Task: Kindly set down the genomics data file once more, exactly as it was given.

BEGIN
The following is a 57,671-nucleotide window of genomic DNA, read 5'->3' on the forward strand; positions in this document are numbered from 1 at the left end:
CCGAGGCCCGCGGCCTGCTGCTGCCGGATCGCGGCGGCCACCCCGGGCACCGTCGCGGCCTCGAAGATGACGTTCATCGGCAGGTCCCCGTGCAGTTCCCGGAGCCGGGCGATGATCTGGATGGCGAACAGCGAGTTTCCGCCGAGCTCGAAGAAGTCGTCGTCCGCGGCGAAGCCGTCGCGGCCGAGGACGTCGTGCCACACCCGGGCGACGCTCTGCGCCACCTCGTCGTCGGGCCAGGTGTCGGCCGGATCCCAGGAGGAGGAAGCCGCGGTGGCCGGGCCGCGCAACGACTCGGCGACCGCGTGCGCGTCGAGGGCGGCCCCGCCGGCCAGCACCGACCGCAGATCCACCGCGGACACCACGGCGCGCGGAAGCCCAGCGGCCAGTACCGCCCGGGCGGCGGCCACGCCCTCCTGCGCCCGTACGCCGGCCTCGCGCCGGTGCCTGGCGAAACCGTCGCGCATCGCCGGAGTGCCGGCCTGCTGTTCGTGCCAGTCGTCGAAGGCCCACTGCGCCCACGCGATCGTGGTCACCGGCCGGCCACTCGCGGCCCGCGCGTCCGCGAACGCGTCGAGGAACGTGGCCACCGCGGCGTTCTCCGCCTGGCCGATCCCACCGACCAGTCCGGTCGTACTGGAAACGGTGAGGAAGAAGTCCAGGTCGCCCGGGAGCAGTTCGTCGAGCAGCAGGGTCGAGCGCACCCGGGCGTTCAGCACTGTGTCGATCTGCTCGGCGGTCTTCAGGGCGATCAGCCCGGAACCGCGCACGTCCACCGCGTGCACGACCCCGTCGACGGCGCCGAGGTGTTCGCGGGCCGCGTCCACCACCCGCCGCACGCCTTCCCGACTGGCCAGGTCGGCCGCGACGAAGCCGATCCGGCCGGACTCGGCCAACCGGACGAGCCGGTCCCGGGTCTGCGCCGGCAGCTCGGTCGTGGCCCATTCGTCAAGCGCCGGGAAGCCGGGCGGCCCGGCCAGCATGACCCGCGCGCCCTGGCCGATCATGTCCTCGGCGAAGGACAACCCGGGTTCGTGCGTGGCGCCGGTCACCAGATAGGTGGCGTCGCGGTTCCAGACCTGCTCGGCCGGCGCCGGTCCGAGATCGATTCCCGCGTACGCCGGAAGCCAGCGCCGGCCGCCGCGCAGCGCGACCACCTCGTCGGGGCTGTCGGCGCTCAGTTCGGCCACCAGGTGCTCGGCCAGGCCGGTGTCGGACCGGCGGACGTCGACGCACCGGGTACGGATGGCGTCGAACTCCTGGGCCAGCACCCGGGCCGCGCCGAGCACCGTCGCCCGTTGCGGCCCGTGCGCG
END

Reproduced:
The following is a 57,671-nucleotide window of genomic DNA, read 5'->3' on the forward strand; positions in this document are numbered from 1 at the left end:
CCGAGGCCCGCGGCCTGCTGCTGCCGGATCGCGGCGGCCACCCCGGGCACCGTCGCGGCCTCGAAGATGACGTTCATCGGCAGGTCCCCGTGCAGTTCCCGGAGCCGGGCGATGATCTGGATGGCGAACAGCGAGTTTCCGCCGAGCTCGAAGAAGTCGTCGTCCGCGGCGAAGCCGTCGCGGCCGAGGACGTCGTGCCACACCCGGGCGACGCTCTGCGCCACCTCGTCGTCGGGCCAGGTGTCGGCCGGATCCCAGGAGGAGGAAGCCGCGGTGGCCGGGCCGCGCAACGACTCGGCGACCGCGTGCGCGTCGAGGGCGGCCCCGCCGGCCAGCACCGACCGCAGATCCACCGCGGACACCACGGCGCGCGGAAGCCCAGCGGCCAGTACCGCCCGGGCGGCGGCCACGCCCTCCTGCGCCCGTACGCCGGCCTCGCGCCGGTGCCTGGCGAAACCGTCGCGCATCGCCGGAGTGCCGGCCTGCTGTTCGTGCCAGTCGTCGAAGGCCCACTGCGCCCACGCGATCGTGGTCACCGGCCGGCCACTCGCGGCCCGCGCGTCCGCGAACGCGTCGAGGAACGTGGCCACCGCGGCGTTCTCCGCCTGGCCGATCCCACCGACCAGTCCGGTCGTACTGGAAACGGTGAGGAAGAAGTCCAGGTCGCCCGGGAGCAGTTCGTCGAGCAGCAGGGTCGAGCGCACCCGGGCGTTCAGCACTGTGTCGATCTGCTCGGCGGTCTTCAGGGCGATCAGCCCGGAACCGCGCACGTCCACCGCGTGCACGACCCCGTCGACGGCGCCGAGGTGTTCGCGGGCCGCGTCCACCACCCGCCGCACGCCTTCCCGACTGGCCAGGTCGGCCGCGACGAAGCCGATCCGGCCGGACTCGGCCAACCGGACGAGCCGGTCCCGGGTCTGCGCCGGCAGCTCGGTCGTGGCCCATTCGTCAAGCGCCGGGAAGCCGGGCGGCCCGGCCAGCATGACCCGCGCGCCCTGGCCGATCATGTCCTCGGCGAAGGACAACCCGGGTTCGTGCGTGGCGCCGGTCACCAGATAGGTGGCGTCGCGGTTCCAGACCTGCTCGGCCGGCGCCGGTCCGAGATCGATTCCCGCGTACGCCGGAAGCCAGCGCCGGCCGCCGCGCAGCGCGACCACCTCGTCGGGGCTGTCGGCGCTCAGTTCGGCCACCAGGTGCTCGGCCAGGCCGGTGTCGGACCGGCGGACGTCGACGCACCGGGTACGGATGGCGTCGAACTCCTGGGCCAGCACCCGGGCCGCGCCGAGCACCGTCGCCCGTTGCGGCCCGTGCGCG